James would have climbed to the top of Huntcliff along the old path from behind where the present-day Ship Inn cap park slopes away from the back of the building, and headed south along the clifftop track below Carlin Howe, and past Skinngrove - the Shining Grove, an ash grove and place of worship for the Danes who lived here and venerated the old gods. Up onto Boulby Moor the track led, overlooking the sea - a large house used as a residence by the manager of the local ironstone mine along the old road was found to have a passage that led to the sea, used by more smugglers! From here James could see his destination and tramped steeply downhill, but you can follow the A173 in a car or bus if you want.
At Staithes, the fishing village road leaves the A173 past the newer community where the "off-comers" live - you would have to be born in the bottom village to be seen as Steeaz-born - and down the steep bank past old stone dwellings and chapels to the harbour where a huddle of old inns, cafe's, shops, artists' homes and fishermen's cottages fills the level ground to the east of Staithes Beck. Opposite is the equally steeply graded Cowbar road that leads down to the west side of the cliff. Here, at the bottom was where William Sanderson's shop sat precariously on a ledge beneath Cowbar Nab. I say was, as not many years after Cook was killed by a Hawaiian tribal club in February 1779 a freak storm split the end of the rock and what had been there was washed away in the maelstrom that accompanied hurricane winds and mountainous seas. William Sanderson's shop was no more (I don't know what happened to the man himself, but if he was sound asleep in bed as he should have been in the dead of night when the storm struck, then he would have gone with the shop and his eastern neighbours)!
Anyway, James had not been long in Staithes, listening to the old mariners and fishermen in the small harbour, when he got the bug. He wanted to go to sea. How to do that? Work for the owner of a local fleet of collier ships, Whitby Cats as they called them, wide-beamed, two-masted vessels of shallow draught that followed the coast from Newcastle-upon-Tyne's coal staiths to the new fledgling industries on the River Thames upriver of the Port of London. Some of the Cats conveyed alum shale for the dyers from coastal workings to north and south of Whitby and raw materials by return.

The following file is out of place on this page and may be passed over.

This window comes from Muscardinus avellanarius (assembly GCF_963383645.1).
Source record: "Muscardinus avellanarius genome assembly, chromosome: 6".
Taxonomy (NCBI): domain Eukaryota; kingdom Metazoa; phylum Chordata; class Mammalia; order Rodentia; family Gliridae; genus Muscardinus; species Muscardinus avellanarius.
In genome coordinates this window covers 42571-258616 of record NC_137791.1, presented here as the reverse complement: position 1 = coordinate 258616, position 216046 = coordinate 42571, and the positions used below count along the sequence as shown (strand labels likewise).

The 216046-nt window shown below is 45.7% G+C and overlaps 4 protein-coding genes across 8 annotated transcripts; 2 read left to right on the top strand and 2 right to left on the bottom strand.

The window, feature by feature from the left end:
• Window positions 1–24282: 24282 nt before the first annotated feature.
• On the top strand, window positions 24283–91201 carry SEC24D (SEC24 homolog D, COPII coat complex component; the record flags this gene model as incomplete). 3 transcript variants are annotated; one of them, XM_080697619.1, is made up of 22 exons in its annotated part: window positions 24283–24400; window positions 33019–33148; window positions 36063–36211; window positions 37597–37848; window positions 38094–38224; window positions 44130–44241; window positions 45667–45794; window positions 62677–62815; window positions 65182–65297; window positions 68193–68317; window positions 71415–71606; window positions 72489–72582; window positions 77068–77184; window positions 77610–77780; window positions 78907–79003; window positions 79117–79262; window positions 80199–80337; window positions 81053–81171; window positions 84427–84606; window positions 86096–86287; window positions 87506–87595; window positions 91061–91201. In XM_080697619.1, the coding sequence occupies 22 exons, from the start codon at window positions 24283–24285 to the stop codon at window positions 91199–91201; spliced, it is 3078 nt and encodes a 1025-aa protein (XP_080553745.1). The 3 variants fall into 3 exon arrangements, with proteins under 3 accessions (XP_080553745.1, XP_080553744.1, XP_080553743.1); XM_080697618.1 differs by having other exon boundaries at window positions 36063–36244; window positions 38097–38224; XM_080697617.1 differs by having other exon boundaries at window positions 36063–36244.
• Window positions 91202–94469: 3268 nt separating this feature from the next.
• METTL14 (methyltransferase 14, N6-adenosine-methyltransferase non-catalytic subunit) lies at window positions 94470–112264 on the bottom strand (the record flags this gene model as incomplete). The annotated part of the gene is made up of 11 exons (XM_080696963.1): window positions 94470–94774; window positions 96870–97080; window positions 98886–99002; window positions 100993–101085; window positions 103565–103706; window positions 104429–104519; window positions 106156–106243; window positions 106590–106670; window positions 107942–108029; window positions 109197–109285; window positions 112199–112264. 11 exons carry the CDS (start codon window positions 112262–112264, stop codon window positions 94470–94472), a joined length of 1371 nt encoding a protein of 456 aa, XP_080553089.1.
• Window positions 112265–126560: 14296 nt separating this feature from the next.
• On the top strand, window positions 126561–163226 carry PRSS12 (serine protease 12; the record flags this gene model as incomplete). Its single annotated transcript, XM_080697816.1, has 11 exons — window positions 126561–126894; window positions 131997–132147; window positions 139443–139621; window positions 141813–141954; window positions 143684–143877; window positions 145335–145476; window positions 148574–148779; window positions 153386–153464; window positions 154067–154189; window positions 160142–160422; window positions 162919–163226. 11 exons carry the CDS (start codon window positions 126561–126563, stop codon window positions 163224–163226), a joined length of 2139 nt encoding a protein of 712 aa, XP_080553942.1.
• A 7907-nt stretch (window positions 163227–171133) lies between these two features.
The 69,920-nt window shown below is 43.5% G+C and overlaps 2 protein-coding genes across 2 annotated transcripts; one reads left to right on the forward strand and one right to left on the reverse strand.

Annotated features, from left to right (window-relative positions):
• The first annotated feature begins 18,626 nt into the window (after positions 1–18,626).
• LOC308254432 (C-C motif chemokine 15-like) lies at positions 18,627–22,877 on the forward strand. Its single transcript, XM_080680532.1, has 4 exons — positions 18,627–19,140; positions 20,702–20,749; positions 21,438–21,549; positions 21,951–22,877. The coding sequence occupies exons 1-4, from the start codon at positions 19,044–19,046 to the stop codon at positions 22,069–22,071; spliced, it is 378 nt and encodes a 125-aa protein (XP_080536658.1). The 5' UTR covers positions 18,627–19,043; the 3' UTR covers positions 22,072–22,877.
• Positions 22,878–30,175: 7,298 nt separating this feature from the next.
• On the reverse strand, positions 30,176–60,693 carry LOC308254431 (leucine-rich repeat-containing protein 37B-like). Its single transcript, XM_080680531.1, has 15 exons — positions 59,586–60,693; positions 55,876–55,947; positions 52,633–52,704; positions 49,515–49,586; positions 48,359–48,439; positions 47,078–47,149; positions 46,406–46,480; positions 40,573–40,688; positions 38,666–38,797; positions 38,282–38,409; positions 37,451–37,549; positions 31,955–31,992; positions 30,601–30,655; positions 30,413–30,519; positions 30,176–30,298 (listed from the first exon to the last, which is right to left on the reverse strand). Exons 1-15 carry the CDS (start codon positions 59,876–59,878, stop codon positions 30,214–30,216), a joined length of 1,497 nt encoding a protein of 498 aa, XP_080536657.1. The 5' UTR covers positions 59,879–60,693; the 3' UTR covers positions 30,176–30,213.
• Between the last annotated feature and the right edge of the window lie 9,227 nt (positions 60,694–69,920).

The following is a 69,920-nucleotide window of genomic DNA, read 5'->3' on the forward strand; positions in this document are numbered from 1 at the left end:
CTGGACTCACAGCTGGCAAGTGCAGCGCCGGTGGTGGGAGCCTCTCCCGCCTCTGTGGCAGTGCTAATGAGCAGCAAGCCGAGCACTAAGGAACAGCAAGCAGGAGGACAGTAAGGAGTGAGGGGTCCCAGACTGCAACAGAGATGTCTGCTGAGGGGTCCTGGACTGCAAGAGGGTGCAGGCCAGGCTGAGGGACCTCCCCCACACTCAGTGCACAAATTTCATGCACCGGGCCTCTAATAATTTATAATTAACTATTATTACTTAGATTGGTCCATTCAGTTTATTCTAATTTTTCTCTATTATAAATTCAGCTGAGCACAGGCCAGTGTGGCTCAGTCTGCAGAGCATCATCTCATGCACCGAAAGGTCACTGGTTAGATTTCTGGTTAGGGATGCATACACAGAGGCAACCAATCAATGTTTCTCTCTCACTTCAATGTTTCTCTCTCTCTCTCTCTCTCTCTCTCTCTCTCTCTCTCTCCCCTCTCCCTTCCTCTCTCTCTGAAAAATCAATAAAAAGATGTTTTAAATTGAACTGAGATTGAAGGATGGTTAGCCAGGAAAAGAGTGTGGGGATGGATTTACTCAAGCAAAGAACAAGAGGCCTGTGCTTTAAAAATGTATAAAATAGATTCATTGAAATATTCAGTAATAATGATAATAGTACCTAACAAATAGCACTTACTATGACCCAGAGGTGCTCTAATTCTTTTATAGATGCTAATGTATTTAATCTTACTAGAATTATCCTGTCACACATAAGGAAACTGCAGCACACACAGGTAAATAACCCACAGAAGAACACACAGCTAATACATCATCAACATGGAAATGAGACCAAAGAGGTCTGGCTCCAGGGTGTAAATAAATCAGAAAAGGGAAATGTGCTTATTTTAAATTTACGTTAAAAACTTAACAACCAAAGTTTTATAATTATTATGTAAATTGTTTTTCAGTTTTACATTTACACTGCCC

Known to the Angles as Streoneshealh, an abbey was founded here by a sister of King Oswiu/Oswy in the 7th Century. Saint Hilda's abbey was destroyed in the 9th Century by the Norsemen, and again in the 16th Century by order of Henry VIII - a Christian king in name only! Streoneshealh became Hviteby (the white town, possibly by virtue of its light-coloured stone abbey or the cliffs), and finally Whitby. Shipbuilding, fishing, alum-shale processing and commerce from the sea determined the character of this town nestled between the steep sides of the Esk dale, and by the time James Cook arrived in the employ of the Quaker ship-owner John Walker in 1746 Whitby was a bustling centre amid a cluster of satellite villages and hamlets such as Sandsend, Ruswarp, Sleights, Hawsker and Ugglebarnby, connected by steep roads such as to Lythe and Hinderwell up Lythe Bank and up to Bog Hall or West Cliff. In the 19th Century Whitby joined Scarborough - another Norse settlement, originally Skarthiburh - in its fame as a seaside resort.
James showed promise, by the age of 21 achieving his Mate's Ticket and another year or two later his Master's Ticket. Suddenly the east coast was too small. The Royal Navy soon beckoned, a lieutenancy and across the Atlantic a war with the French in Canada. Know yet who this is? One last try then. He had become known for the accuracy of his navigating - (remember Squire Scottowe saw promise and paid for his education?) On the upper reaches of the Saint Laurence River is Montreal. The heavier French land-based guns threatened to blow the English ships out of the water if the Navy got too close. So Cook was asked to furnish charts and soundings around Quebec's riverways so that General Wolfe - himself having once lived in Yorkshire, at the Black Swan on Stonebow in York,known locally as the 'Mucky Duck' - could lead an assault on General Montcalm's heavily fortified of Quebec City from the Heights of Abraham. Over the years James Cook's commission took him to Tahiti, New Zealand, Australia Antarctica, the west coast of Canada to find the fabled north-west passage, and finally Hawaii. Got it yet? Of course James Cook was Captain Cook, but only on his last voyage, in charge of two ships,Resolution and Discovery. One of his lieutenants was William Bligh, who ordered the ships to fire on the assembled Hawaiians after Cook was bludgeoned to death on the beach due to a sad misunderstanding.